Firstly, How do we make every contact count and have useful conversations? As someone who wants to deliver the best service – from your perspective please consider:

  • what you need to know from someone
  • why you need to know it
  • when you need to find out
  • how can you find out in a way that is not intrusive

Start to consider the kinds of questions you might ask people and we will share and explore further during the first part of the next session.

Then, during the rest of the last session we will provide opportunity to:

  • share any questions, concerns, great ideas – in terms of taking this work forward within our organisations
  • we will also share some of the thoughts and ideas we have around this

So, please give some thought to things you want to talk about – if you have any advance ideas you can let us have them by 2nd December.

In this final session together, we will also talk about how the network might work and what commitment you feel you could give.


  • National statistics – sexual orientation – Excel spreadsheet
  • Excerpt – Health and Social Care and LGBT Communities “The Office for National Statistics conducted an audit of public datasets and found that, of 108 health datasets, only 23 included sexual orientation monitoring in datasets in England. Only four datasets included gender identity, and three of these were surveys specifically aimed at LGBT people” – Pdf doc
  • Excerpt – Kings Fund Podcast If you’re not counted – “You know, we are none of us walking around with just one characteristic or one experience. We’re all a richly diverse mix of our ethnicities and sex and sexual orientation and gender identity and our religion or whether or not we have a disability and where we were born and where we live and what jobs we do and our disposable income. All of those create complex pictures which means that, as much as possible … and this is difficult sometimes when you’re think of it from a large-scale national point of view or even from a service point of view, but it’s about really trying to always give thought to that individuality and not using too broad brush an approach around health inequalities” Podcast and transcript on a Webpage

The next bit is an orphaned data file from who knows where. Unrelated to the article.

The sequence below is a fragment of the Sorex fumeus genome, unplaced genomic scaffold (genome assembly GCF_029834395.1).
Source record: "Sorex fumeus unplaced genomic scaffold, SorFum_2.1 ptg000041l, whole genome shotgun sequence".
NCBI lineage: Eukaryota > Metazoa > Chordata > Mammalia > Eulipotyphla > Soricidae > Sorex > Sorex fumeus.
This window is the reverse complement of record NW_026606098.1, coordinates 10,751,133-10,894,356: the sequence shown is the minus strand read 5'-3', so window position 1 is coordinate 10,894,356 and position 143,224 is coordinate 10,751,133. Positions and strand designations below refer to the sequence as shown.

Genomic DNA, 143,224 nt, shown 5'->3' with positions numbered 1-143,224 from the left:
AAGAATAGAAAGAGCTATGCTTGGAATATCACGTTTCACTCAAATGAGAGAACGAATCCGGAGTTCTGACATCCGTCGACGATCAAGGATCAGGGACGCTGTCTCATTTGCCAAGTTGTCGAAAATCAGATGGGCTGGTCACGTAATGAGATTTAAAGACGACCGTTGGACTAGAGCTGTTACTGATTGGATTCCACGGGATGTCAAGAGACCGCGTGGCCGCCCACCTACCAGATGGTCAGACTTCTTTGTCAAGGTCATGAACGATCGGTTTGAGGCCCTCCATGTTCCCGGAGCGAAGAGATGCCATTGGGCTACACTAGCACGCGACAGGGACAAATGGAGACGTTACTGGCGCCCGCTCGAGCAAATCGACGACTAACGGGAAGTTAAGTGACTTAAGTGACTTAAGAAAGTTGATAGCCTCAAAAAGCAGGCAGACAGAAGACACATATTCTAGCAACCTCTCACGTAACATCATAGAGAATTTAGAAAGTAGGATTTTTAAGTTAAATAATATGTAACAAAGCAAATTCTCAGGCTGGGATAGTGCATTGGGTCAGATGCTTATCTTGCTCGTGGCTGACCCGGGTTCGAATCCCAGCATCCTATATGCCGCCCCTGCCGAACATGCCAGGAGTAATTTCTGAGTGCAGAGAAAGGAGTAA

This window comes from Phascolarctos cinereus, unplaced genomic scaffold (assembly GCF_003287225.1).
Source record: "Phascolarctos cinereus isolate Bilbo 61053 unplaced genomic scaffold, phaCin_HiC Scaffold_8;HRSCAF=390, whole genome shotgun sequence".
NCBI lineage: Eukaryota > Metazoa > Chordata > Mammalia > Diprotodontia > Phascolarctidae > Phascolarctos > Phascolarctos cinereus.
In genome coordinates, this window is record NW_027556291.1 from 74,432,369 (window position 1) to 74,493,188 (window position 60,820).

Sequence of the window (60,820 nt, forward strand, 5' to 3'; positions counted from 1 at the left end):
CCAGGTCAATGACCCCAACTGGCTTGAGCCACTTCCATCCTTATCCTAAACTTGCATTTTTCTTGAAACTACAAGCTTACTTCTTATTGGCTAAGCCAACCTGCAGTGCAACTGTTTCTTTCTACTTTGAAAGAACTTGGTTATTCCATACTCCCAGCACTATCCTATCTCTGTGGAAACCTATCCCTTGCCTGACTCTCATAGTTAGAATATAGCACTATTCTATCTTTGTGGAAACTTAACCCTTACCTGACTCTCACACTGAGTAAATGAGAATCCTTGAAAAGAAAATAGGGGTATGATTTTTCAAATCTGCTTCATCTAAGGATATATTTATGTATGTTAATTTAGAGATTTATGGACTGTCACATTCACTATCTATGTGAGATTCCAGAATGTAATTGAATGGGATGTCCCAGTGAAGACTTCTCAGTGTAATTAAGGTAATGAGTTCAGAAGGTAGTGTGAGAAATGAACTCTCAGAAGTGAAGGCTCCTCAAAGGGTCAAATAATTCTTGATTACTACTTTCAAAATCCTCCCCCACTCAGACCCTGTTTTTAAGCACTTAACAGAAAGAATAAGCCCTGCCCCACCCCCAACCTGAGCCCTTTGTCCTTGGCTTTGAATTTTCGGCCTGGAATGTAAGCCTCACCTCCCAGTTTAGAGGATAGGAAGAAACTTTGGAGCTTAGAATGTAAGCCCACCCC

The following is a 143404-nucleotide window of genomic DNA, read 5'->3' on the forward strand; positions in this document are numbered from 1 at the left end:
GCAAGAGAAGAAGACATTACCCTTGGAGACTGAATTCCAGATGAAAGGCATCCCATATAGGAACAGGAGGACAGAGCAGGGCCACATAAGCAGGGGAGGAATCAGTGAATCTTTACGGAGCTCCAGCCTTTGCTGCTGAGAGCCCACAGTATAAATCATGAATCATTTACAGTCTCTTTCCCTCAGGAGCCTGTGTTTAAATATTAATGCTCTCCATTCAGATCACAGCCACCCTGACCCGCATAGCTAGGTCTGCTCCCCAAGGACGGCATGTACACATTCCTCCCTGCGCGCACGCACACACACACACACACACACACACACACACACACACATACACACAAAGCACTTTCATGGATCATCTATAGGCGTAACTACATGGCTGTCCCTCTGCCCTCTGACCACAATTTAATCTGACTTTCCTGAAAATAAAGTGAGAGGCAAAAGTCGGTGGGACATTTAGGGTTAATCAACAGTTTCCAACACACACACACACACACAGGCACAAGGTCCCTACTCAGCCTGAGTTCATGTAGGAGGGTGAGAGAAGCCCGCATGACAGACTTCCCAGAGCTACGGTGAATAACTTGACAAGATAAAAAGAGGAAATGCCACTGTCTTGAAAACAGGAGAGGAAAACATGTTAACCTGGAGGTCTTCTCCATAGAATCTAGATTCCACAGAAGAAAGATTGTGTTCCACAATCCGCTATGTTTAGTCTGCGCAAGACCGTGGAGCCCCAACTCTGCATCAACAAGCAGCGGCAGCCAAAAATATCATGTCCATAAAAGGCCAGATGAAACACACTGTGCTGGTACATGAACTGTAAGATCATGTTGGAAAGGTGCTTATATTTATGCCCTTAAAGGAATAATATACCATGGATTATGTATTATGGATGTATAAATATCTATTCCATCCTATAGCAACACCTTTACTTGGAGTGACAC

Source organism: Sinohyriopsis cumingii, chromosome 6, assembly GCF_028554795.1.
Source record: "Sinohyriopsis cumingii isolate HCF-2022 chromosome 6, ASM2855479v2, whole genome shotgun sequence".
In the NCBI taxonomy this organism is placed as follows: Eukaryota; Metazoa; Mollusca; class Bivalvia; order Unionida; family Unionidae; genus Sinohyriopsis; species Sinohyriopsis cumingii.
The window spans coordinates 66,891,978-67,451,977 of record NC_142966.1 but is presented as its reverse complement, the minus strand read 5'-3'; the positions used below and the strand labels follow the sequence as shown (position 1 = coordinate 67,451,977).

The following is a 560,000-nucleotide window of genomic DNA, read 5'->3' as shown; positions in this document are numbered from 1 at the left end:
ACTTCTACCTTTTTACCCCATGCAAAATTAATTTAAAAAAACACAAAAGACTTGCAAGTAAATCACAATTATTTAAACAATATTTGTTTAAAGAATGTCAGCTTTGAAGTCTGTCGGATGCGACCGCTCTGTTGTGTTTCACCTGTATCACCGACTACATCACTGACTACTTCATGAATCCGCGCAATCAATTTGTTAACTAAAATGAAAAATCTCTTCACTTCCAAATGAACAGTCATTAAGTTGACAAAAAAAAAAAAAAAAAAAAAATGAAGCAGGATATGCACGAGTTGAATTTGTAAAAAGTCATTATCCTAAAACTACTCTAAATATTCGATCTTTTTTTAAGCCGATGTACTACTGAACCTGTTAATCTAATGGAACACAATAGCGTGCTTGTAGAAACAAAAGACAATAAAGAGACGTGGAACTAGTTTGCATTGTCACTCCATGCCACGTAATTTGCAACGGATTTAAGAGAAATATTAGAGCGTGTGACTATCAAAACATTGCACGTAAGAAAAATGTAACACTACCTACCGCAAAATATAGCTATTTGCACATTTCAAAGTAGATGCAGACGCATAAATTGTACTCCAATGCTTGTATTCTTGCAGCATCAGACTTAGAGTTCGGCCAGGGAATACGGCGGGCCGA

• Excerpt – The Politics of LGBT+ Health Inequality: Conclusions from a UK Scoping Review – “This thin evidence base is partly due to national policy discussions of LGBT+ health inequality that are framed within a depoliticised ‘it’s getting better’ narrative, and an unwillingness to adequately acknowledge the unjust social and economic relations that produce LGBT+ health inequality” Article on a WebpageOriginal presentation from the session – Powerpoint
  • Make Every Contact Count – Webpage
  • Excerpt – the quote used in the presentation – Excerpt from ‘Women Like That’ Older Lesbians in the UK, Jane Traies – in Lesbian, Gay, Bisexual and Transgender Ageing: Biographical Approaches for Inclusive Care and Support Edited by Richard Ward, Ian Rivers and Mike Sutherland JKP 2012.